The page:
Rampage review: the Rock v a giant ape. It’s worse than it sounds

A flying wolf can’t make up for awful dialogue, absent humour and ropy CGI

The official trailer for Rampage, starring Dwayne Johnson. Video: Warner Bros.

Rampage: barely a third as much fun as it ought to be

Film Title: Rampage

Director: Brad Peyton

Starring: Dwayne Johnson, Naomie Harris, Malin Åkerman, Jake Lacy, Marley Shelton, Jeffrey Dean Morgan

Genre: Action

Running Time: 107 min

Thu, Apr 12, 2018, 06:00

   

Are a giant albino ape and the artist formerly known as the Rock enough in themselves? That is the philosophical question posed by the latest film from the director of San Andreas. The query seems rhetorical. What more could a flick need? A giant flying wolf? Well, you get that too in Rampage. Why are we still having this conversation?

I try to avoid using the phrase “with the best will in the world”, but, with the best will in the world, it’s hard to escape the notion that Rampage is barely a third as much fun as it ought to be.

It starts out all right. My man Dwayne Johnson is a primatologist – what? It’s a thing – working in San Diego with an albino ape named George. One ordinary day, bits of an exploded spaceship crash to earth and make George much bigger and much more ferocious.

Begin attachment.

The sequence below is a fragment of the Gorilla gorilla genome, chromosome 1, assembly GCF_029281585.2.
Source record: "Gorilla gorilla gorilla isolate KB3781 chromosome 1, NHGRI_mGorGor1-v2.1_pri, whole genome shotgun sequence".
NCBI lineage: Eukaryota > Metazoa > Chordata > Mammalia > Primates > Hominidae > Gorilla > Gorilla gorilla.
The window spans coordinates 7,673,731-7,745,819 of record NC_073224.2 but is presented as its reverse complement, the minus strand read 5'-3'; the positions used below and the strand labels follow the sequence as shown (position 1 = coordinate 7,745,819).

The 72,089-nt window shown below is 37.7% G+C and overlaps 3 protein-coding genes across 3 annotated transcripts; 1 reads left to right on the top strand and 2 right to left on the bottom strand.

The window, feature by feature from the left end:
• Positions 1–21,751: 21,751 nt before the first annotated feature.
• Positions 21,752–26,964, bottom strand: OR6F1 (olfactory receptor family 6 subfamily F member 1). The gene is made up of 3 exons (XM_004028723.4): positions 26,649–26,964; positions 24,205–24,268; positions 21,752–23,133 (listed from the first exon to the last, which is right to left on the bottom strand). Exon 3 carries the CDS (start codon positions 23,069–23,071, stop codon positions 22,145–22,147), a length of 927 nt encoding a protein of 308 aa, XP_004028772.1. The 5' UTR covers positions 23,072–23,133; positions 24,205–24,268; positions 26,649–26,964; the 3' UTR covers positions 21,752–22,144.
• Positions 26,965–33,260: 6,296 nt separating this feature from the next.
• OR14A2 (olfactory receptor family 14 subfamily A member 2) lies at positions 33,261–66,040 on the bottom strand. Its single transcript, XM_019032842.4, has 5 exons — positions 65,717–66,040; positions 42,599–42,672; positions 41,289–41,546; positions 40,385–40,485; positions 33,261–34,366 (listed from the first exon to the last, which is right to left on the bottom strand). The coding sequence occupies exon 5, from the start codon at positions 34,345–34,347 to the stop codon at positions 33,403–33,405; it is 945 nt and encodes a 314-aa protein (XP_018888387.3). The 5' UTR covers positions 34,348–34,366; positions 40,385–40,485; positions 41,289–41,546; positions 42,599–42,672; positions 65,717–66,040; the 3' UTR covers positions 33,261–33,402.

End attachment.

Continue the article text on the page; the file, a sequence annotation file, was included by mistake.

Somewhere else other space trash makes a wolf bigger and more equipped with wings and killer quills. Giant George and Bat-Wolf-Porcupine make their way towards a terrified Chicago.

Of course there are things to enjoy here. It would take a more talented film-maker than Brad Peyton to render such material entirely benign. “They shot at us. They missed. I shot back. I didn’t,” Dwayne says of mean poachers. Constantly changing into dresses glamorous enough for the premiere of a classier film than Rampage, Malin Åkerman makes Cruella de Vil-shaped bricks from the rotten straw of her awful, awful dialogue.

It might work if the CGI were a little less ropy and they’d kept Jeffrey Dean Morgan off the set. The scaling on the creatures is random, the images are often muddy and the backgrounds are not the only thing reminiscent of Donkey Kong.

And then there’s JDM as an agent who thinks he’s a cowboy. He’s doing it again. He’s doing that thing where he smirks at the end of every single line. What’s so bleeding funny, Morgan? Huh? Huh? Not you. Not this film.

Oh, I don’t know why I bother.